Philani Maswati Charity trust earmarks investing in vegetable production, mushroom production and dairy production which will primarily benefit the elderly women who are at high risk of COVID-19. The Ministry of Agriculture committed to supporting the implementation of the projects and the trust whose matron is the Queen Mother of Eswatini.
The trust partnered with the Department of Agricultural Research Services which will be providing spawns for mushroom production and training. The Acting Minister of Agriculture, Mr David Ngcamphalala, presided over the launch ceremony. He was accompanied by the Permanent Secretary in the Ministry, Mr Bongani Masuku, and other Senior Government officials in the ministry,
Representatives from Her Majesty, the Queen Mother of Eswatini and the chairperson and members of Philani Maswati Charity trust witnessed the launch. CCARDESA Programme Officer, Mr Barthlomew Chataika, who is also the desk officer for the project, led the delegation and represented CCARDESA and the SADC Secretariat, while Bembani Group was represented by its Chief Executive Officer, Mr Titus Baloyi and the Environmental Management Specialist Dr Qandelihle Simelane. In addition, other project members from SADC and CCARDESA followed the launch virtually.
From Eswatini, the delegation went to Mozambique and visited the proposed project site on 28th November 2020 where they made a feasibility assessment. The field size was estimated to be between five and six hectares of fertile black alluvial soils. There is adequate water from the nearby river and according to the extension officer, the weather is conducive for vegetable production. There is also electricity grid lines nearby from which the community can tap energy for supplying water into the field.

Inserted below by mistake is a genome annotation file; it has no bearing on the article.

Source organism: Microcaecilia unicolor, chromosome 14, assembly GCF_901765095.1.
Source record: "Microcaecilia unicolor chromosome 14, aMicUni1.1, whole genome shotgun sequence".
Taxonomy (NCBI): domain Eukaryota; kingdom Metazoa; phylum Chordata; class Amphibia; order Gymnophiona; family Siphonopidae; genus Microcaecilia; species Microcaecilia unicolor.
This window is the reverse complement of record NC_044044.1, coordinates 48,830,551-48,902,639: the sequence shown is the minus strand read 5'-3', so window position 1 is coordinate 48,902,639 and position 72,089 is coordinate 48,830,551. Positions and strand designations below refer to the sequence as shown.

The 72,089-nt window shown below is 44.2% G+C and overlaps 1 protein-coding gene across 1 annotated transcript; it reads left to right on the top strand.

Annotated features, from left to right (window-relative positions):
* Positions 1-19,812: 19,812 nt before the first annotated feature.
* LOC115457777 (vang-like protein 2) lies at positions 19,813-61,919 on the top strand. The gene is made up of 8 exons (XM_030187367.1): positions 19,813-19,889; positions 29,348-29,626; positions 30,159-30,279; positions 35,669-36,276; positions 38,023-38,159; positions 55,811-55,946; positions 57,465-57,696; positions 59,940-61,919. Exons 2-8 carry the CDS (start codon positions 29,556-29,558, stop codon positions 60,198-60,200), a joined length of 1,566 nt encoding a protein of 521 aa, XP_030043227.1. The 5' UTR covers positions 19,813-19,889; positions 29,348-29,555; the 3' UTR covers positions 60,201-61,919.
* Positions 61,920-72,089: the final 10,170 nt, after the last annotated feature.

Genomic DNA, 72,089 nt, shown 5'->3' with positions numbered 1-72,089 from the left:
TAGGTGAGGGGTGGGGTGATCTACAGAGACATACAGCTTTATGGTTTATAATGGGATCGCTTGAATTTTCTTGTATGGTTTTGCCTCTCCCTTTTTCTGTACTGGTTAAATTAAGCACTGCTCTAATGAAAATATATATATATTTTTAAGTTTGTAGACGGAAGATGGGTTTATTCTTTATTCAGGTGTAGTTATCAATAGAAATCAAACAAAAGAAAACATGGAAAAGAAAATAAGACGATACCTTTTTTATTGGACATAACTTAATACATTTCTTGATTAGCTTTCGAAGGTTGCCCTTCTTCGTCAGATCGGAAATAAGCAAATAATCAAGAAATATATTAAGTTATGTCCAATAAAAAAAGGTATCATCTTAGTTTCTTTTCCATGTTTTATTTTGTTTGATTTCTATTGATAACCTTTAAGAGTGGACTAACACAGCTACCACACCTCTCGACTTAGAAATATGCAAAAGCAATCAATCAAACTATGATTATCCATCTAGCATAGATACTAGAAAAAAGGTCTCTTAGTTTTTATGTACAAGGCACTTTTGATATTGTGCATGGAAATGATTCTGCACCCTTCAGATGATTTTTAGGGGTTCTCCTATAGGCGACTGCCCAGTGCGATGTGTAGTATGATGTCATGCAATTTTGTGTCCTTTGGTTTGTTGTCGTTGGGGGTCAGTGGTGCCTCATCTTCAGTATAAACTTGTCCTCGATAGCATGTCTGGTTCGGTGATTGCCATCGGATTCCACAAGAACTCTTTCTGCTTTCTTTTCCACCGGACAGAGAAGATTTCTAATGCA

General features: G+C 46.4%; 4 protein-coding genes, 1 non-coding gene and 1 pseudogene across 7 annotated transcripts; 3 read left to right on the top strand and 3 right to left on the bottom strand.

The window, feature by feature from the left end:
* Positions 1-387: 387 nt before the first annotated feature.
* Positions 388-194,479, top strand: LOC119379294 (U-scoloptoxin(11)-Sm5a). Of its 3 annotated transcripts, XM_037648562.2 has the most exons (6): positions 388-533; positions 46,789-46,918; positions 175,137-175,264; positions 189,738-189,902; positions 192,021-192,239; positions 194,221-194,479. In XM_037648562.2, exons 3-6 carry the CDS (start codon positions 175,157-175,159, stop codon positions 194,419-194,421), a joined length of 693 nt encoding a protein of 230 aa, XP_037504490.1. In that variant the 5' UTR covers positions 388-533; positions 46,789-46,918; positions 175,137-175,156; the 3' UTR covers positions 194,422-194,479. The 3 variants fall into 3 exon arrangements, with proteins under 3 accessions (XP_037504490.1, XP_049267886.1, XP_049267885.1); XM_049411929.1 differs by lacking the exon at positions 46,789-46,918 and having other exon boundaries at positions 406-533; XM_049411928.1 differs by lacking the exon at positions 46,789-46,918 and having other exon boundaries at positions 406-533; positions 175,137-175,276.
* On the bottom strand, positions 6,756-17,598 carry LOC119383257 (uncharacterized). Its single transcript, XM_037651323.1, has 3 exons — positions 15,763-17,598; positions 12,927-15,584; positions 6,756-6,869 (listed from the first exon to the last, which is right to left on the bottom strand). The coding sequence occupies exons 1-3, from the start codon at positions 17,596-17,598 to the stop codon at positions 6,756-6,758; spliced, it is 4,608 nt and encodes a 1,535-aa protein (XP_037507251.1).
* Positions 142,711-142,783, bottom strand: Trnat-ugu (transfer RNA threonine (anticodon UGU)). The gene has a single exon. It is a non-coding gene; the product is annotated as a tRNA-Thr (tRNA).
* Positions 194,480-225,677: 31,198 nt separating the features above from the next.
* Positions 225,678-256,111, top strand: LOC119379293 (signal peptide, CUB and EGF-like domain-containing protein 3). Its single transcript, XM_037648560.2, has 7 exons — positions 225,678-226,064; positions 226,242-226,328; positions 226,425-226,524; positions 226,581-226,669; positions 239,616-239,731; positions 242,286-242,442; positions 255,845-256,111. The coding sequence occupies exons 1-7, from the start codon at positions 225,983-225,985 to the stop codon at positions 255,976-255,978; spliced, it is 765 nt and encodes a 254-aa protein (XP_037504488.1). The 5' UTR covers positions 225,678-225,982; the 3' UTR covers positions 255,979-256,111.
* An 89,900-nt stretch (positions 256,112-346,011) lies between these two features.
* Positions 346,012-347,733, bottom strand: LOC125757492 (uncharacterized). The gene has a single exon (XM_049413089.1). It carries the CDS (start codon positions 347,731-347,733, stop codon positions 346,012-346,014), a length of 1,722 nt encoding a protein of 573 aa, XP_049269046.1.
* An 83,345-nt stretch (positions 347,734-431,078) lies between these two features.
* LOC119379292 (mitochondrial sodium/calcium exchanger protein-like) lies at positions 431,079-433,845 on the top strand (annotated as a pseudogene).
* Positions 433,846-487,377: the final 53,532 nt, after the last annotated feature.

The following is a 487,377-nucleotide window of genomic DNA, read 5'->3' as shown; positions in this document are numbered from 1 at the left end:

The delegation noted the development of a fish farming project nearby, which could provide an opportunity to integrate horticulture with fish production (aquaponics). Three investment options were suggested -- aquaponics, drip irrigation or use of tunnels, and fencing of the whole area to protect the vegetables from animal damage.
The turn-up of farmers for the meeting was not impressive as only three women and two men attended. One of the participants requested if there was a provision for a salary which was corroborated by the others. This posed a risk of sustaining the project activities if farmer mobilisation is not done adequately hence presenting a challenge on sustainability. The delegation saw an opportunity to benchmark the farmers' perception and status at project initiation as compared to end-line survey.
Adequate farmer mobilisation and sensitisation was recommended to ensure clear understanding of the project's objectives in relation to the much-needed income. Finally, the delegation observed market opportunities after visiting one of the outlet markets earmarked by the project.
The project is expected to facilitate the establishment of climate-smart irrigation facilities, facilitate access to fast-growing, high-value and nutritious vegetables; and associated inputs and facilitate post harvest handling and market access among the beneficiary communities.